When it comes to the most readable forms of easily confusable characters, everyone has their own preferences. Input allows you to customize the forms of seven key characters: lowercase i and l (various serif arrangements), lowercase a and g (one or two stories), the numeral 0 (dotted or slashed), the asterisk (superscripted, or at centered height), and curly braces (curly or straightened).

Like any professional typeface, these alternates are accessible via OpenType features. But since most source code editors are limited in their support of OpenType features, you can use the customize form to download modified versions of the font files with your choice of defaults.

Latin / Western European
A À Á Â Ã Ä Å Ā Ă Ą Ǻ B C Ç Ć Ĉ Ċ Č D Ď E È É Ê Ë Ē Ĕ Ė Ę Ě F G Ĝ Ğ Ġ Ģ H Ĥ I Ì Í Î Ï Ĩ Ī Ĭ Į İ J Ĵ K Ķ L Ĺ Ļ Ľ M N Ñ Ń Ņ Ň O Ò Ó Ô Õ Ö Ō Ŏ Ő P Q R Ŕ Ŗ Ř S Ś Ŝ Ş Š Ș T Ţ Ť Ț U Ù Ú Û Ü Ũ Ū Ŭ Ů Ű Ų V W Ŵ Ẁ Ẃ Ẅ X Y Ý Ŷ Ÿ Ỳ Z Ź Ż Ž Æ Ǽ Ð Ø Ǿ Þ Đ Ħ IJ Ŀ Ł Ŋ Œ Ŧ a à á â ã ä å ā ă ą ǻ b c ç ć ĉ ċ č d ď e è é ê ë ē ĕ ė ę ě f g ĝ ğ ġ ģ h ĥ i ì í î ï ĩ ī ĭ į j ĵ k ķ l ĺ ļ ľ m n ñ ń ņ ň o ò ó ô õ ö ō ŏ ő p q r ŕ ŗ ř s ś ŝ ş š ș t ţ ť ț u ù ú û ü ũ ū ŭ ů ű ų v w ŵ ẁ ẃ ẅ x y ý ÿ ŷ ỳ z ź ż ž ª º ß æ ǽ ð ø ǿ þ đ ħ ı ij ĸ ŀ ł ʼn ŋ œ ŧ ſ  fi fl
Α Ά Β Γ Δ Ε Έ Ζ Η Ή Θ Ι Ί Ϊ Κ Λ Μ Ν Ξ Ο Ό Π Ρ Σ Τ Υ Ύ Ϋ Φ Χ Ψ Ω Ώ Ω α ά β γ δ ε έ ζ η ή θ ι ΐ ί ϊ κ λ μ ν ξ ο ό π ρ ς σ τ υ ΰ ϋ ύ φ χ ψ ω ώ
А Б В Г Ѓ Д Е Ѐ Ё Ж З И Ѝ Й К Ќ Л М Н О П Р С Т У Ў Ф Х Ц Ч Ш Щ Ъ Ы Ь Э Ю Я Ґ Ђ Є Ѕ І Ї Ј Љ Њ Ћ Џ а б в г ѓ д е ѐ ё ж з и й ѝ к ќ л м н о п р с т у ў ф х ц ч ш щ ъ ы ь э ю я ђ є ѕ і ї ј љ њ ћ џ ґ
ⁿ ̀ ́ ̂ ̃ ̄ ̆ ̇ ̈ ̊ ̋ ̌ ̒ ̦ ̧ ̨ ^ ~ ´ ` ˝ ˆ ˇ ˘ ˜ ˉ ¨ ˙ ˚ ¸ ˛ ΄ ΅
0 1 2 3 4 5 6 7 8 9 ¼ ½ ¾ ⅛ ⅜ ⅝ ⅞ ₀ ₁ ₂ ₃ ₄ ₅ ₆ ₇ ₈ ₉ ¹ ² ³ ⁰ ⁴ ⁵ ⁶ ⁷ ⁸ ⁹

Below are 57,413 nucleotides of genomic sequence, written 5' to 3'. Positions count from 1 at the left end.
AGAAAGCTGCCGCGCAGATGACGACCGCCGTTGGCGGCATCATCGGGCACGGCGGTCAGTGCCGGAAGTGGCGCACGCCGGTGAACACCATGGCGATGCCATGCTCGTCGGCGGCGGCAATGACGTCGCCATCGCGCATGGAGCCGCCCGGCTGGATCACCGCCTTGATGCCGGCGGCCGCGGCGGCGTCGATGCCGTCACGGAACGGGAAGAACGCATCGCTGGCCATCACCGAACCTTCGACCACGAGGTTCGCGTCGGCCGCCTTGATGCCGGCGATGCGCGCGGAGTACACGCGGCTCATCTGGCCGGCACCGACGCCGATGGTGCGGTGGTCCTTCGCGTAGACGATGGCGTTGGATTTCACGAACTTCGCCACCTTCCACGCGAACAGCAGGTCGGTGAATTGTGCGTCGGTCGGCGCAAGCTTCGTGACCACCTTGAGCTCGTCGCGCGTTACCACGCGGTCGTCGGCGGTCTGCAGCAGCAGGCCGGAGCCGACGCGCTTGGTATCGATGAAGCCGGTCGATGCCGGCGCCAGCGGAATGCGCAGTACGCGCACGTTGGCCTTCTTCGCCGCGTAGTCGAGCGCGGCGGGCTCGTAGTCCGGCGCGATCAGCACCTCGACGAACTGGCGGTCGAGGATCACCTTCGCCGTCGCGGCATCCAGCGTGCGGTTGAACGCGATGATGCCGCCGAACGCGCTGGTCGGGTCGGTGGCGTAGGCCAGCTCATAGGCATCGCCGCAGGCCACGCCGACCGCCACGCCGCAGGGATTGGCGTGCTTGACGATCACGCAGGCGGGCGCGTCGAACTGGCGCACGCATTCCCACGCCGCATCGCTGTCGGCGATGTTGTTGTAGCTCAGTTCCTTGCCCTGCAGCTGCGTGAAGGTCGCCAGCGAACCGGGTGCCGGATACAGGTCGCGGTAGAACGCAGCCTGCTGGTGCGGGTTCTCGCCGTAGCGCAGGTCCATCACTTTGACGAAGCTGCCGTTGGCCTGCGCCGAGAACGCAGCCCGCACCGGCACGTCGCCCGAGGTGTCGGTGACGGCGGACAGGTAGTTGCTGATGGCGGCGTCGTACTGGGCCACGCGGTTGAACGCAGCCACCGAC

_ – — ― ( ) [ ] { } ' " ʻ ’ “ ” ‛ ‚ „ ‹ › « » * † ‡ . , : ; … ! ¡ ‼ ? ¿ / \ ∕ | ¦ ∙ • · ‗ ′ ″ ‾
+ − ± ÷ × = < > ≤ ≥ ≈ ≠ ⎯ ∂ ∆ ∏ ∑ µ √ ∞ ∟ ∩ ∫ ≡ ⌡
@ & # % ‰ $ ¢ £ ¤ ¥ ₣ ₤ ₧ € ƒ © ® ℗ ™ ° ℅ § ¶ ℓ № ℮ ↕ ↨ ¬ ← ↑ → ↓ ↔ ■ □ ▪ ▫ ▲ ► ▼ ◄ ◊ ○ ● ◦ ☙ ♀ ♂ ♠ ♣ ♥ ♦ ♪ ✓ ❧  
Box Drawing
⌐ ─ ━ │ ┃ ┄ ┅ ┆ ┇ ┈ ┉ ┊ ┋ ┌ ┍ ┎ ┏ ┐ ┑ ┒ ┓ └ ┕ ┖ ┗ ┘ ┙ ┚ ┛ ├ ┝ ┞ ┟ ┠ ┡ ┢ ┣ ┤ ┥ ┦ ┧ ┨ ┩ ┪ ┫ ┬ ┭ ┮ ┯ ┰ ┱ ┲ ┳ ┴ ┵ ┶ ┷ ┸ ┹ ┺ ┻ ┼ ┽ ┾ ┿ ╀ ╁ ╂ ╃ ╄ ╅ ╆ ╇ ╈ ╉ ╊ ╋ ╌ ╍ ╎ ╏ ═ ║ ╒ ╓ ╔ ╕ ╖ ╗ ╘ ╙ ╚ ╛ ╜ ╝ ╞ ╟ ╠ ╡ ╢ ╣ ╤ ╥ ╦ ╧ ╨ ╩ ╪ ╫ ╬ ╭ ╮ ╯ ╰ ╱ ╲ ╳ ╴ ╵ ╶ ╷ ╸ ╹ ╺ ╻ ╼ ╽ ╾ ╿ ▀ ▁ ▂ ▃ ▄ ▅ ▆ ▇ █ ▉ ▊ ▋ ▌ ▍ ▎ ▏ ▐ ░ ▒ ▓ ▔ ▕ ▖ ▗ ▘ ▙ ▚ ▛ ▜ ▝ ▞ ▟
Stylistic Alternates
                                                                                                

Input’s full set of glyphs

Input covers the WGL character set, which includes all major Western and Eastern European languages written in the Latin, Greek, or Cyrillic scripts. Input’s Cyrillic was designed with feedback from Russian typeface designer Maria Doreuli.

correctInput = (b >= 0) && (e >= 0);